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View Poll Results: Is this a
tube worm 39 61.90%
coral 3 4.76%
algae 0 0%
something else 21 33.33%
Voters: 63. You may not vote on this poll

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Old 05/21/2010, 01:39 PM   #1
socalmicskills
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What is this, algae, tube worms, coral???

Ok, this is what brought me to Reef Central, I hope someone can identify it, I dont' know if I should get rid of it or not. It's only on one rock, but totally covering the rock, the bumblebee snails love it and all of them are on that rock. It is a new tank (4 weeks old) that hasn't cycled yet, and the rock is also new (one week) but none of the other rocks that I got from the same place have it on them. This is a 90 gal tank, with 8 green chromis, one small Xenia coral, and snails and hermit cleanup crew. 30 lbs of rock, and 2 1/2 inches of sand. 2 1200 powerheads, external skimmer, Fluval 405 cansister filter. 2 x 96w lights (one white one blue) and one 40w regular florescent.


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Old 05/21/2010, 02:30 PM   #2
dcombs44
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1) Welcome to Reef Central
2) To answer your question, those are hydroids. They are invasive and can be tough to eradicate. I'd remove the rock.
3) If your tank hasn't cycled, and the rock isn't cured rock, everything will die when your tank begins to process the organic material and produces ammonia and nitrites.
4) If you're running filter floss or similar in the canister, be sure to clean it regularly in a bucket of tank water or you will have excess nutrient problems.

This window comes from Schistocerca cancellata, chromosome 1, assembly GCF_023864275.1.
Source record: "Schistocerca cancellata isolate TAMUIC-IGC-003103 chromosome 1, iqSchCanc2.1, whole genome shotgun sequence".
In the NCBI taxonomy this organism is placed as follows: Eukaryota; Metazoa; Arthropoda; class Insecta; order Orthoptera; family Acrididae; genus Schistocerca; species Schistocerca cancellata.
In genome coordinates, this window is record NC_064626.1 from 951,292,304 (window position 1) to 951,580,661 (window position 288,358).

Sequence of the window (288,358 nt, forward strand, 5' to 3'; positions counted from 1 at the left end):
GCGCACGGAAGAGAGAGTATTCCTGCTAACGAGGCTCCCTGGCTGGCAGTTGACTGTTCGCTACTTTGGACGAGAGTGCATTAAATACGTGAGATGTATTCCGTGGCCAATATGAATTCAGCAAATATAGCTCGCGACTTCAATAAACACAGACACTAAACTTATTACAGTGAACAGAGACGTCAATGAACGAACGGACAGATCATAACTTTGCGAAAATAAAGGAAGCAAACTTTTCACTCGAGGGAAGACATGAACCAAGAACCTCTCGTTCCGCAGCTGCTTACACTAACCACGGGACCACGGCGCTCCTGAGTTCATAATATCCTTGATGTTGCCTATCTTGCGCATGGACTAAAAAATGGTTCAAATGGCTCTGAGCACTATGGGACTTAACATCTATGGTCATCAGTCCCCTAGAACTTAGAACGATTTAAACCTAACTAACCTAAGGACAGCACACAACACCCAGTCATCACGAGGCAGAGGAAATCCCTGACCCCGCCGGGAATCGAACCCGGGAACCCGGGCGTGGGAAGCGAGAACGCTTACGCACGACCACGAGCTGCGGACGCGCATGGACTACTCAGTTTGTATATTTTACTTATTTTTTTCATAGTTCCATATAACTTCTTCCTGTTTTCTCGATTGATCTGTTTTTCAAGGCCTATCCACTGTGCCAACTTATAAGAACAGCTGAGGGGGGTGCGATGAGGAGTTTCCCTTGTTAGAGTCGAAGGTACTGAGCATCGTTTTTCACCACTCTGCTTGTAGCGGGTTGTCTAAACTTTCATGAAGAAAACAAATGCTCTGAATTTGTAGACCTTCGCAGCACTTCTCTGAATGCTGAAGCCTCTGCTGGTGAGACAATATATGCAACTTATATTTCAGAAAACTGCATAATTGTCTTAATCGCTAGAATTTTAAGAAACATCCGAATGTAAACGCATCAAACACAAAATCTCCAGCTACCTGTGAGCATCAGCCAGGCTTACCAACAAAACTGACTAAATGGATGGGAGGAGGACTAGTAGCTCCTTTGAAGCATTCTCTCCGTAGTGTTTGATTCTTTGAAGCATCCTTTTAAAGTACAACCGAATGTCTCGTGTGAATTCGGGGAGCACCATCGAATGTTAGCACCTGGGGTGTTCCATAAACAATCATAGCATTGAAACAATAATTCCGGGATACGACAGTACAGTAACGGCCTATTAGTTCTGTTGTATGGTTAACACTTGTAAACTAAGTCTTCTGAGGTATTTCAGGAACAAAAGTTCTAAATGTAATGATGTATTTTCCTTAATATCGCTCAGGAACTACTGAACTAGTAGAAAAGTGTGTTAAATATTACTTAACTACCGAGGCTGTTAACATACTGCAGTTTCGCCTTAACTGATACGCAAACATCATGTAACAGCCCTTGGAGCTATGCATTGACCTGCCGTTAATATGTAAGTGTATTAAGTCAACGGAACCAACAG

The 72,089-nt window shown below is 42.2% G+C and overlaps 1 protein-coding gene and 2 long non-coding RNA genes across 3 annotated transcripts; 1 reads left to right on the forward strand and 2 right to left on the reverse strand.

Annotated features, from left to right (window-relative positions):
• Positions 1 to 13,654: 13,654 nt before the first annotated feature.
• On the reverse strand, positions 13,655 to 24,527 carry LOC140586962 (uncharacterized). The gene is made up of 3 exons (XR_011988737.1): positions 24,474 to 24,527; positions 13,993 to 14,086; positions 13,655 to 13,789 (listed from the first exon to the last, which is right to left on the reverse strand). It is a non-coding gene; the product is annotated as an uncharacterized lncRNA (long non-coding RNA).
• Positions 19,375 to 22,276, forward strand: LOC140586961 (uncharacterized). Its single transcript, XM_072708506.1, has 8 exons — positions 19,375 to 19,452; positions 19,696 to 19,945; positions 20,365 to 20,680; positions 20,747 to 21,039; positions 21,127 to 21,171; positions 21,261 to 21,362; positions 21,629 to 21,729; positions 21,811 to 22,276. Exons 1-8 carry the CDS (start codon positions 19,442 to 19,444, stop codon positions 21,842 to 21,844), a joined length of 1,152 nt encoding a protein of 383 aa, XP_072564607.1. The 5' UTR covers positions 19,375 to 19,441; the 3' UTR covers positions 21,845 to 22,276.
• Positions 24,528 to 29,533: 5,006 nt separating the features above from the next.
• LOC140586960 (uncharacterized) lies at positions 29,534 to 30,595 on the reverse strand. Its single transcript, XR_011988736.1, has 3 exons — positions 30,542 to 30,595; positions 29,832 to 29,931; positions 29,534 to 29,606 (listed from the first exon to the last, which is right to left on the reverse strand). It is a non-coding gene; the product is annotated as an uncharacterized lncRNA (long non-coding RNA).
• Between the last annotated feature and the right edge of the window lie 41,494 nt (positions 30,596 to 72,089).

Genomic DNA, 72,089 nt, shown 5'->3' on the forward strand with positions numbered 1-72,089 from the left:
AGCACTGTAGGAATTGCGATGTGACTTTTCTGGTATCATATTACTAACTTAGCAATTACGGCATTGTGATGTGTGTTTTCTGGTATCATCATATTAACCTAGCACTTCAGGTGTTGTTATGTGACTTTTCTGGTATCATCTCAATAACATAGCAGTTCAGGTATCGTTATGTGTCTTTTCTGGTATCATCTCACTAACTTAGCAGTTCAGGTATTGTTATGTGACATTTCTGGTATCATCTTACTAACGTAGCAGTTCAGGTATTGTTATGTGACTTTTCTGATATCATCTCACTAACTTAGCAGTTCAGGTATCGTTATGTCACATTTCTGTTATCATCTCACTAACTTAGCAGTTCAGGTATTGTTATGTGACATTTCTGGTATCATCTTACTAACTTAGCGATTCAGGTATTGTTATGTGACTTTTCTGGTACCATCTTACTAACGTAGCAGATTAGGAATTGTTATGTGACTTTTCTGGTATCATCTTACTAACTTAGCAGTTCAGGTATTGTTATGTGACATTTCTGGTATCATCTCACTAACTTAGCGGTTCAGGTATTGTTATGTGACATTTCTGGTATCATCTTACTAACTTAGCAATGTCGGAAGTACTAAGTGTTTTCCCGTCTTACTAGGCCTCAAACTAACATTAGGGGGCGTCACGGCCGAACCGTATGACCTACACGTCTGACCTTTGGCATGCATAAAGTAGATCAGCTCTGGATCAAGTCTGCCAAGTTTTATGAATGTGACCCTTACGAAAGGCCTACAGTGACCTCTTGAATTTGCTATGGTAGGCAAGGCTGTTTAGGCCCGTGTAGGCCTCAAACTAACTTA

5) If you're new to reefkeeping, be sure and ask questions before you purchase something rather than after. Good luck.


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Old 05/21/2010, 03:25 PM   #3
thebanker
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I'm by no means an expert but they look like tube worms more than hydroids. They look like hydroids too, but the tubes they seem to be coming out of is throwing me.

Do they retract into a hard tube when you pound on the glass or agitate them in any way?



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Old 05/21/2010, 03:36 PM   #4
thebanker
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actually, the color has me leaning towards hydroids. I believe the above poster was correct.


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Old 05/21/2010, 03:41 PM   #5
dcombs44
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Quote:
Originally Posted by thebanker View Post
actually, the color has me leaning towards hydroids. I believe the above poster was correct.
I retract my further response about hydroids.

I blew the picture up and noted that they appear to be coming out of "tubes". I'm going to say red fan worms. I've had them, but never seen them in those numbers in one spot.

A larger picture would be helpful, but after zooming on the picture, I'm leaning against hydroids, but with the size and quality of the picture it's still hard for me to tell. Some on the bottom even resemble aptasia.

Are the bases hard and calcerous or are they soft?


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Old 05/21/2010, 05:42 PM   #6
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My guess is it's a serpulid not sabellid, because the tubes look calcareous. If when they hide they have an operculum (trap door) covering the hole I am probably right.

EDIT: They are harmless. Keep them!


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Old 05/25/2010, 10:21 AM   #7
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They are tubeworms, which will not hurt anything but will eat food intended for your coral. I have some and they seem not to spread to fast.


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Old 05/25/2010, 11:53 AM   #8
NCNBilly
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Look like digitate hydroids or pom-pom hydroids to me.